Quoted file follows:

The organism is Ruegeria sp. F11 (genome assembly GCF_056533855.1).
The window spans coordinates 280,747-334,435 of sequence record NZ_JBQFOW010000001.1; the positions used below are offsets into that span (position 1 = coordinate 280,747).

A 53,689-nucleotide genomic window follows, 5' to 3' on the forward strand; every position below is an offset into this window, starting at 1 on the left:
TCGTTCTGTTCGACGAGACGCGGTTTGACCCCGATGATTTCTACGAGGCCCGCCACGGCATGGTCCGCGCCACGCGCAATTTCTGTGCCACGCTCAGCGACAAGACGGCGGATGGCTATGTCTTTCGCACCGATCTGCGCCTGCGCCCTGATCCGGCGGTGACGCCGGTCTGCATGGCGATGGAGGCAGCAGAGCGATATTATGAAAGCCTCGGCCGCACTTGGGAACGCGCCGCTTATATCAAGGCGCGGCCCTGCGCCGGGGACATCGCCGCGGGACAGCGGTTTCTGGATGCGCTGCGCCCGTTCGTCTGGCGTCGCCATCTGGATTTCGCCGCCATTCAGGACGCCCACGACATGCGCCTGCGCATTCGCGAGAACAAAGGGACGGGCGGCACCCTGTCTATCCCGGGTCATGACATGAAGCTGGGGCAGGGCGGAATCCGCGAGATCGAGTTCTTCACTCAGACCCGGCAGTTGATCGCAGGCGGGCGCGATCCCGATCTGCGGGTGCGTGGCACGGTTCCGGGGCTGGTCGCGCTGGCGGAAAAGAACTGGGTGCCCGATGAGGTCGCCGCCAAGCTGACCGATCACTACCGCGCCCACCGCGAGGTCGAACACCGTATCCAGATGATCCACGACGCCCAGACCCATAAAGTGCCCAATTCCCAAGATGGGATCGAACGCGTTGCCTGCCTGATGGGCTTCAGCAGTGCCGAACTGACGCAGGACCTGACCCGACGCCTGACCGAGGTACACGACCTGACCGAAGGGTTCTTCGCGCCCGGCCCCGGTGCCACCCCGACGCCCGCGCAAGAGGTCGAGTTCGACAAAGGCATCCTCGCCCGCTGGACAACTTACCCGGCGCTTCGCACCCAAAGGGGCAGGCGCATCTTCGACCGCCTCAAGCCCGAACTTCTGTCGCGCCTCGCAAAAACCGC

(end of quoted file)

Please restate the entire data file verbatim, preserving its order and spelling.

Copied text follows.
The organism is Ruegeria sp. F11 (genome assembly GCF_056533855.1).
The window spans coordinates 280,747-334,435 of sequence record NZ_JBQFOW010000001.1; the positions used below are offsets into that span (position 1 = coordinate 280,747).

A 53,689-nucleotide genomic window follows, 5' to 3' on the forward strand; every position below is an offset into this window, starting at 1 on the left:
TCGTTCTGTTCGACGAGACGCGGTTTGACCCCGATGATTTCTACGAGGCCCGCCACGGCATGGTCCGCGCCACGCGCAATTTCTGTGCCACGCTCAGCGACAAGACGGCGGATGGCTATGTCTTTCGCACCGATCTGCGCCTGCGCCCTGATCCGGCGGTGACGCCGGTCTGCATGGCGATGGAGGCAGCAGAGCGATATTATGAAAGCCTCGGCCGCACTTGGGAACGCGCCGCTTATATCAAGGCGCGGCCCTGCGCCGGGGACATCGCCGCGGGACAGCGGTTTCTGGATGCGCTGCGCCCGTTCGTCTGGCGTCGCCATCTGGATTTCGCCGCCATTCAGGACGCCCACGACATGCGCCTGCGCATTCGCGAGAACAAAGGGACGGGCGGCACCCTGTCTATCCCGGGTCATGACATGAAGCTGGGGCAGGGCGGAATCCGCGAGATCGAGTTCTTCACTCAGACCCGGCAGTTGATCGCAGGCGGGCGCGATCCCGATCTGCGGGTGCGTGGCACGGTTCCGGGGCTGGTCGCGCTGGCGGAAAAGAACTGGGTGCCCGATGAGGTCGCCGCCAAGCTGACCGATCACTACCGCGCCCACCGCGAGGTCGAACACCGTATCCAGATGATCCACGACGCCCAGACCCATAAAGTGCCCAATTCCCAAGATGGGATCGAACGCGTTGCCTGCCTGATGGGCTTCAGCAGTGCCGAACTGACGCAGGACCTGACCCGACGCCTGACCGAGGTACACGACCTGACCGAAGGGTTCTTCGCGCCCGGCCCCGGTGCCACCCCGACGCCCGCGCAAGAGGTCGAGTTCGACAAAGGCATCCTCGCCCGCTGGACAACTTACCCGGCGCTTCGCACCCAAAGGGGCAGGCGCATCTTCGACCGCCTCAAGCCCGAACTTCTGTCGCGCCTCGCAAAAACCGC